Inc., 714 F.3d 1277 (Fed. Cir. 2013), Plaintiff contends
that an infringement claim styled after Form 18
“effectively immunizes a claimant from attack regarding
the sufficiency of the pleading.” (Doc. 23 at 4.) But
this is no longer the case.
December 1, 2015, Rule 84 was abrogated along with the
appendix of forms it referenced, including Form 18. Under the
amended rules, patent infringement claims are now subject to
the heightened pleading standards established by
Twombly and Iqbal, requiring plaintiffs to
demonstrate a “plausible claim for relief.”
Indeed, the majority of courts have found that the
Twombly/Iqbal “pleading standard now applies
to direct patent infringement claims and that complaints
which merely comply with Form 18 are no longer immunized from
attack on that basis.” e.Digitial Corp. v. iBaby
Labs, Inc., No. 15-cv-05790-JST, 2016 WL 4427209, at *2
(N.D. Cal. Aug. 22, 2016) (citing cases). Stated differently,
with “the abrogation of Form 18, so too went the patent
infringement exception to the civil pleading requirements set
forth in Twombly and Iqbal.”
Tannerite Sports, LLC v. Jerent Enters., LLC, No.
6:15-cv-00180-AA, 2016 WL 1737740, at *3 (D. Or. May 2,
2016); see President & Fellows of Harvard College v.
Micron Tech., Inc., ___ F.Supp.3d ___, 2017 WL 404891,
at *1 & n.5 (D. Mass. Jan. 30, 2017) (noting that
“in the absence of Form 18, patent infringement
pleadings now are held to the ‘plausibility'
standard described in Twombly”); Robern,
Inc. v. Glasscrafters, Inc., ___ F.Supp.3d ___, 2016 WL
3951726, at *4 (D.N.J. July 22, 2016) (holding that
“with the abrogation of Rule 84 and Form 18, there is
no longer any credible conflict between Supreme Court
precedent and Form 18”); Scripps Research Inst. v.
Ilumina, Inc., No. 16-cv-611 JLS, 2016 WL 6834024, at *4
(S.D. Cal. Nov. 21, 2016) (noting that “the pleading
standards under Twombly and Iqbal - not
Form 18 - now govern claims for direct infringement of a
argues, correctly, that the patent infringement claim alleged
in the complaint falls far short of the standard for stating
a plausible claim to relief under Twombly and
Iqbal. (Doc. 22 at 6-8.). Plaintiff recites the
terms of the 531 patent and alleges, in conclusory fashion,
that Defendant infringes the patent “by making, using,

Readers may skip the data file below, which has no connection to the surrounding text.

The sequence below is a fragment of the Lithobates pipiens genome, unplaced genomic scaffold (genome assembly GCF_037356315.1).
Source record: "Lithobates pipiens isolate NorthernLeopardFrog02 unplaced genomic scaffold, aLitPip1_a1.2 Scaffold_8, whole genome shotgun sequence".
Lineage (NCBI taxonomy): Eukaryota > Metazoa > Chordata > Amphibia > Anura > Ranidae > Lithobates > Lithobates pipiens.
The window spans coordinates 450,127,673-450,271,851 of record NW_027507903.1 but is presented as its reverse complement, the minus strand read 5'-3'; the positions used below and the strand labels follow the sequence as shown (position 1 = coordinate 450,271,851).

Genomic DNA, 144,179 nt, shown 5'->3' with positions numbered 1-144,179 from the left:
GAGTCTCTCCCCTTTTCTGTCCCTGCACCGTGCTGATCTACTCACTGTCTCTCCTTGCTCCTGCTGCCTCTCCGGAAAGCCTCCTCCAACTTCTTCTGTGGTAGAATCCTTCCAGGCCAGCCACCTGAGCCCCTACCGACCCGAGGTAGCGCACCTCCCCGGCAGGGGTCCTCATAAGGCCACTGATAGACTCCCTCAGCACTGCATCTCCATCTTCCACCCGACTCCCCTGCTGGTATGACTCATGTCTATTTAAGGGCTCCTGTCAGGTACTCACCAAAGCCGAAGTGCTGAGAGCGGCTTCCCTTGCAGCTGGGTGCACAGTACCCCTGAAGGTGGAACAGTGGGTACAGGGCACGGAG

selling and offering for sale ceiling fans in the United
States and/or importing into the United States that embody or
use the invention claimed in the 531 patent, including those
sold under the name Minka Aire Fans.” (Id.
¶¶ 17, 20-22.) Since the abrogation of Rule 84 and
Form 18, these general allegations do not suffice to survive
a motion to dismiss. Rather, to meet the pleading
requirements of Twombly and Iqbal and avoid
dismissal, the complaint must “plausibly allege that
the accused product practices each of the limitations found
in at least one asserted claim.” e.Digitial,
2016 WL 4427209, at *3. “This is because ‘the
failure to meet a single limitation is sufficient to negate
infringement of a claim.'” Id. (quoting
Laitram Corp., 939 F.2d at 1535).
patent contains twenty separate claims (Doc. 1-1 at 7-8), but
the complaint fails to specify which claim allegedly is
infringed. Because the failure to practice even a single
limitation is all that separates innovation from
infringement, “there is always an obvious alternative
explanation where a plaintiff does not allege facts about
each element.” Atlas IP, LLC v. Exelon Corp.,
189 F.Supp.3d 768, 775 (N.D. Ill. 2016). Thus, “factual
allegations that do not permit a court to infer that the
accused product infringes each element of at least one claim
are not suggestive of infringement - they are merely
compatible with infringement.” Id. Where a
complaint, like the one in this case, “pleads facts
that are ‘merely consistent ...